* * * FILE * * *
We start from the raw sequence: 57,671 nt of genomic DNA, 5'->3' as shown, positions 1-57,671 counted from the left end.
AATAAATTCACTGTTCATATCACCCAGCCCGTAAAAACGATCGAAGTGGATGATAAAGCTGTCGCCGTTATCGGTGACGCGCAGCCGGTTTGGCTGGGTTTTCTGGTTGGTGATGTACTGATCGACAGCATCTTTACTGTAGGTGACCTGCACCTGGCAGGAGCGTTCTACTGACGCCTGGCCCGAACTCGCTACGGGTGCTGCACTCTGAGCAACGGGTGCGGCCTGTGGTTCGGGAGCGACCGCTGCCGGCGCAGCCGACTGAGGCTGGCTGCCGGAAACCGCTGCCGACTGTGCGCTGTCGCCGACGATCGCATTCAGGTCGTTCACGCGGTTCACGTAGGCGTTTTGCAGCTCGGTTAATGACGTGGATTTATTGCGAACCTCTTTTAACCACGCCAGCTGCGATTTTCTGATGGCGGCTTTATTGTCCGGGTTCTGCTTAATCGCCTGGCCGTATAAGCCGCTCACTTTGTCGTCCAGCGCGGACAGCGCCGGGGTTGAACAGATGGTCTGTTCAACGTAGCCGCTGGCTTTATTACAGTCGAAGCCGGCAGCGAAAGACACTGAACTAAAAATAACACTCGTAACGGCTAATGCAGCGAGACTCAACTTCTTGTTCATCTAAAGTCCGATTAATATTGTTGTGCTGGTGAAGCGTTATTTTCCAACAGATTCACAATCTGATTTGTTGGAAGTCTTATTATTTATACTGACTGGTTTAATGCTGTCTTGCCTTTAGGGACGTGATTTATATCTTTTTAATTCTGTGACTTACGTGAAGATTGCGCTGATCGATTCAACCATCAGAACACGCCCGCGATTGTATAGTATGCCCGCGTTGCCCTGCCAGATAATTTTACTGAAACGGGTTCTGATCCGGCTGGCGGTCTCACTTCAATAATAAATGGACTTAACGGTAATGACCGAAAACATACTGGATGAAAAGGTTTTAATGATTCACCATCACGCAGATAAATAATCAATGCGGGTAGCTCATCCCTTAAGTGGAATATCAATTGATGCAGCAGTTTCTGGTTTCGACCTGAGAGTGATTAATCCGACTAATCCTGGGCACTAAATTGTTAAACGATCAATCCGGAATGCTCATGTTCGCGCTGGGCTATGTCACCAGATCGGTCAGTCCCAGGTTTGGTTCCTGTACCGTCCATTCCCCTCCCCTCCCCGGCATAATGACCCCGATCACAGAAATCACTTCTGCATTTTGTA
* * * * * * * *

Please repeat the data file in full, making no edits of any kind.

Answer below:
We start from the raw sequence: 57,671 nt of genomic DNA, 5'->3' as shown, positions 1-57,671 counted from the left end.
AATAAATTCACTGTTCATATCACCCAGCCCGTAAAAACGATCGAAGTGGATGATAAAGCTGTCGCCGTTATCGGTGACGCGCAGCCGGTTTGGCTGGGTTTTCTGGTTGGTGATGTACTGATCGACAGCATCTTTACTGTAGGTGACCTGCACCTGGCAGGAGCGTTCTACTGACGCCTGGCCCGAACTCGCTACGGGTGCTGCACTCTGAGCAACGGGTGCGGCCTGTGGTTCGGGAGCGACCGCTGCCGGCGCAGCCGACTGAGGCTGGCTGCCGGAAACCGCTGCCGACTGTGCGCTGTCGCCGACGATCGCATTCAGGTCGTTCACGCGGTTCACGTAGGCGTTTTGCAGCTCGGTTAATGACGTGGATTTATTGCGAACCTCTTTTAACCACGCCAGCTGCGATTTTCTGATGGCGGCTTTATTGTCCGGGTTCTGCTTAATCGCCTGGCCGTATAAGCCGCTCACTTTGTCGTCCAGCGCGGACAGCGCCGGGGTTGAACAGATGGTCTGTTCAACGTAGCCGCTGGCTTTATTACAGTCGAAGCCGGCAGCGAAAGACACTGAACTAAAAATAACACTCGTAACGGCTAATGCAGCGAGACTCAACTTCTTGTTCATCTAAAGTCCGATTAATATTGTTGTGCTGGTGAAGCGTTATTTTCCAACAGATTCACAATCTGATTTGTTGGAAGTCTTATTATTTATACTGACTGGTTTAATGCTGTCTTGCCTTTAGGGACGTGATTTATATCTTTTTAATTCTGTGACTTACGTGAAGATTGCGCTGATCGATTCAACCATCAGAACACGCCCGCGATTGTATAGTATGCCCGCGTTGCCCTGCCAGATAATTTTACTGAAACGGGTTCTGATCCGGCTGGCGGTCTCACTTCAATAATAAATGGACTTAACGGTAATGACCGAAAACATACTGGATGAAAAGGTTTTAATGATTCACCATCACGCAGATAAATAATCAATGCGGGTAGCTCATCCCTTAAGTGGAATATCAATTGATGCAGCAGTTTCTGGTTTCGACCTGAGAGTGATTAATCCGACTAATCCTGGGCACTAAATTGTTAAACGATCAATCCGGAATGCTCATGTTCGCGCTGGGCTATGTCACCAGATCGGTCAGTCCCAGGTTTGGTTCCTGTACCGTCCATTCCCCTCCCCTCCCCGGCATAATGACCCCGATCACAGAAATCACTTCTGCATTTTGTA